Hawaii hotel revenue was soaring before the crisis

By Howard Dicus - bio | email

HONOLULU (HawaiiNewsNow) - In the weeks leading up to the Japan earthquake and tsunami, Hawaii hotels were running fuller than the year before, and registered the largest monthly gain in room rates in four years.

Hawaii statewide hotel occupancy for February 2011 was 81.7 percent, more than six percentage points better than February 2010, with gains from U.S. West (11.8 percent), U.S. East (10.9 percent), Japan (8.2 percent) and Canada (19.7 percent).

Hospitality Advisors LLC, the same research firm that does Hawaii's weekly hotel occupancy reports, also said Monday that revpar - revenue per available room - rose significantly across much of the state in the month before the Japan crisis hit.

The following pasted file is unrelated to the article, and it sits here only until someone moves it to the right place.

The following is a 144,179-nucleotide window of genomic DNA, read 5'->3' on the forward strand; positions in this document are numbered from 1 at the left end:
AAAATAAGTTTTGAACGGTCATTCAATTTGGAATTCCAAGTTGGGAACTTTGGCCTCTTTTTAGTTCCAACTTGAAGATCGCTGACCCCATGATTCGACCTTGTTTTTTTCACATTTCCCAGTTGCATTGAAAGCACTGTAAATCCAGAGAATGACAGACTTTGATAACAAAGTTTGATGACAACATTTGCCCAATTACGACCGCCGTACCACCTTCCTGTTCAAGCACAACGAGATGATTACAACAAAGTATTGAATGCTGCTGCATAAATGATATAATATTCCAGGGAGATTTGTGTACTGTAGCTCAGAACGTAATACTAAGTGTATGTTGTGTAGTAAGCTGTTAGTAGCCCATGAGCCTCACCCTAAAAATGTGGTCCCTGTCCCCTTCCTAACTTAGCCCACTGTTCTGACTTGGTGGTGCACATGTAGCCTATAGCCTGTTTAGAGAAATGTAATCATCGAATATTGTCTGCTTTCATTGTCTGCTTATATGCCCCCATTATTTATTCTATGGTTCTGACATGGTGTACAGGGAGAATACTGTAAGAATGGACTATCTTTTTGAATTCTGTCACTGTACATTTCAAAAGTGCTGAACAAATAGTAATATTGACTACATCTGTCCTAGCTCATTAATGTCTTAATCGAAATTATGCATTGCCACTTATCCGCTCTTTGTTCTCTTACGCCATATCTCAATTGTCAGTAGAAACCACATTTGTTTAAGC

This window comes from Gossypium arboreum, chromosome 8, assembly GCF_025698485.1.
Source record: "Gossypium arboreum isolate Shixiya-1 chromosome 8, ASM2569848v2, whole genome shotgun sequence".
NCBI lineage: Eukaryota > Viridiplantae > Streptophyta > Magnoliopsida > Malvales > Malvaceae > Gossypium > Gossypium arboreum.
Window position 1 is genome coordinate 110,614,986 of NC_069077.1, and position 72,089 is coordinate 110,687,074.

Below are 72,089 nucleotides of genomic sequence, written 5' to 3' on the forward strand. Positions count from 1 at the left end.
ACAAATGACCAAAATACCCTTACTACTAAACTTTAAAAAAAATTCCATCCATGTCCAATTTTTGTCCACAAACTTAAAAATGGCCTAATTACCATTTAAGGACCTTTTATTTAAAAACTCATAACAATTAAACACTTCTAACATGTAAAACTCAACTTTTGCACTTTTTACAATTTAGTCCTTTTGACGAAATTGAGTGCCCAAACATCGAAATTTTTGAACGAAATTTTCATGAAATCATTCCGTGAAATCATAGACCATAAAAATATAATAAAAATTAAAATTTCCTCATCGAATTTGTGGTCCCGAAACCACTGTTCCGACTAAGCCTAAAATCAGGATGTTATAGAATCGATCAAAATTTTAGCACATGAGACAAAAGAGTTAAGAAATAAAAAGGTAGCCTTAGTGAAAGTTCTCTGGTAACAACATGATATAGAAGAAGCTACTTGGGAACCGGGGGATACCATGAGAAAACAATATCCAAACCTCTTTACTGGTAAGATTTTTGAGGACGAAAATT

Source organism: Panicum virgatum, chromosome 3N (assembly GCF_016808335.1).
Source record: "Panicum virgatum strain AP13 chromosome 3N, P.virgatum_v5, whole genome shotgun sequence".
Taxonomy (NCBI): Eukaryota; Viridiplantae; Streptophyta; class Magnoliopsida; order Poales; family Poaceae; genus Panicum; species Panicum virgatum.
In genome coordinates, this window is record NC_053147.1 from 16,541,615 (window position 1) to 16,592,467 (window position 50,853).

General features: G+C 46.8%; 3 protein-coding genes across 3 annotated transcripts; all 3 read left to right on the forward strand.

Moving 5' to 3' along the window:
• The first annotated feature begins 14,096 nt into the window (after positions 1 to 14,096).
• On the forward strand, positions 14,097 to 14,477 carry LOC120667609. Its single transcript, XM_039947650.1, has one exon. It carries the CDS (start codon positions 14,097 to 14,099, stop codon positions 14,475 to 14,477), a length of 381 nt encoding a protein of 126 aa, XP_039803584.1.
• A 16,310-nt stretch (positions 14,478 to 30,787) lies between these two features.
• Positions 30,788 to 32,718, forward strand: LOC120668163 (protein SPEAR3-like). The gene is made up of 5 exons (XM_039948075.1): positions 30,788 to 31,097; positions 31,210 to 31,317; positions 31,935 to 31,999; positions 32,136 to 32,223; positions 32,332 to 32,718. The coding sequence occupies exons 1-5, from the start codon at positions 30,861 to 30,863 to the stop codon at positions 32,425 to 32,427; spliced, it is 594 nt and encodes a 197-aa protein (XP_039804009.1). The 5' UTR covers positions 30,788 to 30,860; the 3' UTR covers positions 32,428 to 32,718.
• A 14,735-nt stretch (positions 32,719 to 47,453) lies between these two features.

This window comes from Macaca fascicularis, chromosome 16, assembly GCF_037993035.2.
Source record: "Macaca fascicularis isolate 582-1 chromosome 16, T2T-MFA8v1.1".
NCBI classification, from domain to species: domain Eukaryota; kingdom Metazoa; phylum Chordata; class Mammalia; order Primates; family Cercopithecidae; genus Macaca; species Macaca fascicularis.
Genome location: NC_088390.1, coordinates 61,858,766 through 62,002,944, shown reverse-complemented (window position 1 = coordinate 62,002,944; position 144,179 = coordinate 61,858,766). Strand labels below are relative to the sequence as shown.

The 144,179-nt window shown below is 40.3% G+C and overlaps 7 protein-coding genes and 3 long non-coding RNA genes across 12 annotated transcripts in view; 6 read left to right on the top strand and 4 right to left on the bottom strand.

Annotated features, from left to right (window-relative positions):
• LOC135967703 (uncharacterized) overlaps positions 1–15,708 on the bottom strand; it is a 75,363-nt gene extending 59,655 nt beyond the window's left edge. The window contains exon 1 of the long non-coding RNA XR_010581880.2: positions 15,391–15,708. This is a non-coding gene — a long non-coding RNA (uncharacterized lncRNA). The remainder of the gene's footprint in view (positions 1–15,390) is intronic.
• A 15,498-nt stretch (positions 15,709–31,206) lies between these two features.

"The resulting uncertainty of the Japan travel market is understandable given where Japan's priorities must be, and the reduction of airlift capacity between Japan and other destinations including Hawaii reflects the enormous and continuing crisis facing Japan," said Joe Toy, CEO of Hospitaliity Advisors.

Average daily room rate statewide in February was 9.9 percent higher than the same time last year, and up 11.6 percent on Oahu. The ADR for resort hotels on Maui's Wailea Coast rose to more than $383 a night.

Revpar rose more than $25 a day statewide and rose for each of the five service tiers by which the hotel industry parses itself. Revpar soared 28.8 percent on the Big Island's Kohala Coast.

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